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Disability as Socio-Political and Biomedical Construct: A Passionate and Pensive Reappraisal of a Global Phenomenon

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DOI: 10.4236/sm.2019.94017    52 Downloads   98 Views  

ABSTRACT

This paper uses personal tragedy theory and social model to interrogate two contextual narratives depicting how disability manifests and is made to manifest in labeled bodies. In the analysis, disability discourses provide a lens through which to understand how disability is done in everyday life, and in different socio-cultural contexts. It reveals how bodies are made to disappear and dys/appear when confronted with social normative constructs of the dominant class. Domba’s transplanted kidney, as well as the bodies of the segregated students enlisted to Room two zero two of an Ontario school remains both sites of oppressive subjectivity, spaces of contradictions and negotiations at which we learn how bodies relate with the world, and following this relationships the bodies are changed, providing means for these bodies to speak back to the world. Coming to terms with this theorizing helps us to visualize Domba’s body and those of the students living with learning disabilities as sites of political and socio-cultural struggle aimed at establishing supremacy and dominance, and as a corporeal reality in which bodies and commodified body parts simultaneously represent symbols of subjective hegemony of the dominant social class, and a platform for interrogation, negotiation and assimilation between the two social structures.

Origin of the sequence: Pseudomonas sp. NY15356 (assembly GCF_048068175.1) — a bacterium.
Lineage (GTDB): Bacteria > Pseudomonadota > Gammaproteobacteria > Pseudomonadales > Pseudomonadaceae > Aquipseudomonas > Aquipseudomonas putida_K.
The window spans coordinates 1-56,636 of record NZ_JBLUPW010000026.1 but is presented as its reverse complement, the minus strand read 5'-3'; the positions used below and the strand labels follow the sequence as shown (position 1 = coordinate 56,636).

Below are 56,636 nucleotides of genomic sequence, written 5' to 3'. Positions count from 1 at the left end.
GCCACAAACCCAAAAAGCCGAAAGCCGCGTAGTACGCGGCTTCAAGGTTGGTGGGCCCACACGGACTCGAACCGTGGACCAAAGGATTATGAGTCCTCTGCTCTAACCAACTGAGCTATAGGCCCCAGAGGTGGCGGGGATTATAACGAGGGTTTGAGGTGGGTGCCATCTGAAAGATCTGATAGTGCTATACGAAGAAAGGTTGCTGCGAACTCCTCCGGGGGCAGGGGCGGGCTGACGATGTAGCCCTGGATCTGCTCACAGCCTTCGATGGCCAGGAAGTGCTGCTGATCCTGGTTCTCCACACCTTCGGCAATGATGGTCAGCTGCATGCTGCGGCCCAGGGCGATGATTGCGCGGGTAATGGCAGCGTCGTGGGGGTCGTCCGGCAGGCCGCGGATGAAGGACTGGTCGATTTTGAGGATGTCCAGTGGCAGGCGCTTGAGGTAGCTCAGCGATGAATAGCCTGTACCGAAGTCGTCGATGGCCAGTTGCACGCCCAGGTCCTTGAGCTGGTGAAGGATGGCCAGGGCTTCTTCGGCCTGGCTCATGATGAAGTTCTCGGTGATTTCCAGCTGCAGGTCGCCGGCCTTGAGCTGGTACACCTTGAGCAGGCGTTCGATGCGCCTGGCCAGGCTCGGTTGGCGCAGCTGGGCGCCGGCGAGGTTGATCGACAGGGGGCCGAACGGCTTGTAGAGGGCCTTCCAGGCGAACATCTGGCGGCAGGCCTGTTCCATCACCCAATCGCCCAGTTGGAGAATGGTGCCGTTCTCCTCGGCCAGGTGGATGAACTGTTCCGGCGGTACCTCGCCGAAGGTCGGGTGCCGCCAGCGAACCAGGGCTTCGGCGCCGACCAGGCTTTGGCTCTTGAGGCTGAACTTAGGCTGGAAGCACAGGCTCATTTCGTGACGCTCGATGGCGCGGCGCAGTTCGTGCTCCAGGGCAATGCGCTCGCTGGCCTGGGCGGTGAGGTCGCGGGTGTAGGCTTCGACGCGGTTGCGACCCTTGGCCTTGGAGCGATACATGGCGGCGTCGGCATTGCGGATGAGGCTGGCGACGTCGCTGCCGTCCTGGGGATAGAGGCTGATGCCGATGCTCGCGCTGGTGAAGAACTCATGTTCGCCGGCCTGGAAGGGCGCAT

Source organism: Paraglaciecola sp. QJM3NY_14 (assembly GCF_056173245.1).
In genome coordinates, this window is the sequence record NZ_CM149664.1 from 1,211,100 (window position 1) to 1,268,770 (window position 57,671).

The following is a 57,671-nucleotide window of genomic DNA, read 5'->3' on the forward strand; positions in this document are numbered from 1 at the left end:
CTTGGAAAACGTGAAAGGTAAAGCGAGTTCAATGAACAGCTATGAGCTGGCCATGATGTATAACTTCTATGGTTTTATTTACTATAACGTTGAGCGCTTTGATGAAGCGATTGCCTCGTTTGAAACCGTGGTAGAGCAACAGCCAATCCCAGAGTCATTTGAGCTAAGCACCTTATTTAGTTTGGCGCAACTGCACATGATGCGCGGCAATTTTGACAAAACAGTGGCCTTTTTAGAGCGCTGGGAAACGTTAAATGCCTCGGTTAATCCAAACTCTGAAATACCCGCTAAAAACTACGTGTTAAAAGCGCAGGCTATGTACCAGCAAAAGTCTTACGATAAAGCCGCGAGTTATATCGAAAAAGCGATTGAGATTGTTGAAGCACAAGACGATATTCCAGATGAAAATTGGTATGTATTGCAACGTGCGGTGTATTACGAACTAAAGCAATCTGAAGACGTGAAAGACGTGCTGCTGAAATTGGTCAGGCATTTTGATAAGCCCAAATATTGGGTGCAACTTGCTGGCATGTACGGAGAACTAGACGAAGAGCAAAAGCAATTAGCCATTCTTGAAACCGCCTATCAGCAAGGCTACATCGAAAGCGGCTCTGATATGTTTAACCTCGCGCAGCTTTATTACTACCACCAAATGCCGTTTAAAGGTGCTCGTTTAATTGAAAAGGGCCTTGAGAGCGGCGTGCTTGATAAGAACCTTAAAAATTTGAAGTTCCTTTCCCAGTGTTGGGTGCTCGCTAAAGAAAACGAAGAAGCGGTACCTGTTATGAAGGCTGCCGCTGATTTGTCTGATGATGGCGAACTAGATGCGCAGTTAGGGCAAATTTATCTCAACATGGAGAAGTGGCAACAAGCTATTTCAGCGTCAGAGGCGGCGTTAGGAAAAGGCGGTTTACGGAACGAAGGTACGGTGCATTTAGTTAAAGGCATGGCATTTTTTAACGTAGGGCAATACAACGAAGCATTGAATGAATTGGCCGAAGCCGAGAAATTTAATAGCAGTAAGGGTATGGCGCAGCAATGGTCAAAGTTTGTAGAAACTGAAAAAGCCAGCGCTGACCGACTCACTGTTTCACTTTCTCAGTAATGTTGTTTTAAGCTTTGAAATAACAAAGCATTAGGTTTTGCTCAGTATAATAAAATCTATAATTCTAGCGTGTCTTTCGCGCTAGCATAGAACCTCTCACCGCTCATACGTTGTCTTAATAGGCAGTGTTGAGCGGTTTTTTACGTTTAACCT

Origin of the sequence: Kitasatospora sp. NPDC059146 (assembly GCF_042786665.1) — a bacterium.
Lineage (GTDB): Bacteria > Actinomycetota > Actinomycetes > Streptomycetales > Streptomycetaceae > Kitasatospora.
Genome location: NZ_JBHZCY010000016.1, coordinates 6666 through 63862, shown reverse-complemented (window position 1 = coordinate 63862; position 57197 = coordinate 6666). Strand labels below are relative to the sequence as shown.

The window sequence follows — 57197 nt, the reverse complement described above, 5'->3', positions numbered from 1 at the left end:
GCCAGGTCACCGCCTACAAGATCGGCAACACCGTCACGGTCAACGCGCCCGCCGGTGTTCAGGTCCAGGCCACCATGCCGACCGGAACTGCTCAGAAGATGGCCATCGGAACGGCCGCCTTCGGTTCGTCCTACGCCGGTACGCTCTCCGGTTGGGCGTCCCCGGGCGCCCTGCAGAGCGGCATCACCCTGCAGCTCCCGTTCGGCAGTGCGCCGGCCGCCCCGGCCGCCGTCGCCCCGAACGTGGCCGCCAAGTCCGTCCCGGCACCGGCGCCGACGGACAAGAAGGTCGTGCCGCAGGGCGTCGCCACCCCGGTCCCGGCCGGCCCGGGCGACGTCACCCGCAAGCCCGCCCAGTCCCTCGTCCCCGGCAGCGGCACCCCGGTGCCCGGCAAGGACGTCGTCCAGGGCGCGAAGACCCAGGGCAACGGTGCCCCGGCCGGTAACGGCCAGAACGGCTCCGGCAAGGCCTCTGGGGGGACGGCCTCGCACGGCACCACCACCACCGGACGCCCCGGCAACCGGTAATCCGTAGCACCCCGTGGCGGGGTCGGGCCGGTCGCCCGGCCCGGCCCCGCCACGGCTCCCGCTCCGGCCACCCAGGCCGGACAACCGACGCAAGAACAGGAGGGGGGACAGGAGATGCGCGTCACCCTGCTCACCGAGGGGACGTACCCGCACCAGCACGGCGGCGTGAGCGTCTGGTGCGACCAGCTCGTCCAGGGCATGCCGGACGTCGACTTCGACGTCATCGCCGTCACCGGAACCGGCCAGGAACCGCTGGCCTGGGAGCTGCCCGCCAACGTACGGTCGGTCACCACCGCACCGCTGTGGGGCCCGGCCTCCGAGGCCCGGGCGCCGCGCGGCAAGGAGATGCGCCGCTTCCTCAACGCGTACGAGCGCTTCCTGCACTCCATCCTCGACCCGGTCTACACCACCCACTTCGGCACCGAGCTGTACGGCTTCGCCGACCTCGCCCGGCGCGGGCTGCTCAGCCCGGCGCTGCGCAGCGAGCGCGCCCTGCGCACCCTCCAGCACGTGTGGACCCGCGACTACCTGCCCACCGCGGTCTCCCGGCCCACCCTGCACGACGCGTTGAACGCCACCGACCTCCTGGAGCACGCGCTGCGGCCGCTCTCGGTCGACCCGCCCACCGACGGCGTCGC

1. Introduction

In this paper, I will be theorizing disability as both a subjectively socio-political experience and a space of doing. I will be cross-examining the appearances of disability through the lenses of different cultural assumptions; while reviewing the manifestations of cultural assumptions through the metaphors of disability. Using two narratives and existing scholarly discourses, this paper seeks to analyze and synthesize information that would delineate two critical perspectives for understanding disability—that of discovering how disability is constructed and perpetuated as an oppressive tool of the social dominant class in different socio-cultural environments—and disability as a site of consciousness, contradictions and negotiation, a space of doing that reveals how bodies respond when confronted with oppressive paradigms of the dominant social class. I must add here that an appraisal of disability as a sign of strained relationship with community is critical for our understanding of how strained communal relationship foregrounds the constructs of disability. While drawing narratives from two socio-cultural settings spanning North through South America, this study deliberately aims to reflect not just the omnipresence of disability as a concept, but the diverse ways it is made to manifest in different socio-cultural environments. The first narrative will investigate disability in a special education program of a junior/middle school as a way of understanding how disability manifests itself and is being manifested through segregated classroom practices of a typical Canadian classroom. The paper will attempt to address such questions as: how does disability manifest itself and is being rendered visibly in academic environments? Is stigmatized and racialized body synonymous with disabled body? How does the exclusion of disabled bodies reconstruct and reproduce disability as the site of oppression and contradictions? Providing answers to these questions would position us to well appreciate the polyvalent swings of disability as a socio-political concept.